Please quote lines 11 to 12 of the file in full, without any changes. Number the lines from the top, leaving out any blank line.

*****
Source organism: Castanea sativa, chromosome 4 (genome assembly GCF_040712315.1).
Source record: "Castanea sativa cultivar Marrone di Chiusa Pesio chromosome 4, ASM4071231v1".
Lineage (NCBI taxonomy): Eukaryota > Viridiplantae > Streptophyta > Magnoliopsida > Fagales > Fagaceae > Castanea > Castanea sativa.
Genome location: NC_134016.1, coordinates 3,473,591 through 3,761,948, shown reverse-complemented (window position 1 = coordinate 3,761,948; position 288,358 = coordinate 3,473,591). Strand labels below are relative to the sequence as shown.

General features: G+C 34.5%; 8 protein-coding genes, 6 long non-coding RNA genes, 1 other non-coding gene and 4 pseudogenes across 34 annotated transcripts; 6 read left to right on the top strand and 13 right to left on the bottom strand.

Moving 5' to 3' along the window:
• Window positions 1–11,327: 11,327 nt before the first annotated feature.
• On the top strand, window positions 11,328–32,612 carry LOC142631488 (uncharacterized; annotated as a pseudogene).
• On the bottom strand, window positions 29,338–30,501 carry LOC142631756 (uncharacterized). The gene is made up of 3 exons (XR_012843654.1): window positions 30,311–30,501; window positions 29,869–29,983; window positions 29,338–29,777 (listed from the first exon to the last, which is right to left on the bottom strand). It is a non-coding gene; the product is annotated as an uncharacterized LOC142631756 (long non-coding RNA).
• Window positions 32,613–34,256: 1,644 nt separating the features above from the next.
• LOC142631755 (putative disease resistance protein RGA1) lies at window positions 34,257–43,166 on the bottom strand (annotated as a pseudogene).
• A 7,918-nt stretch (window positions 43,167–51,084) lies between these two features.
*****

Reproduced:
• LOC142631755 (putative disease resistance protein RGA1) lies at window positions 34,257–43,166 on the bottom strand (annotated as a pseudogene).
• A 7,918-nt stretch (window positions 43,167–51,084) lies between these two features.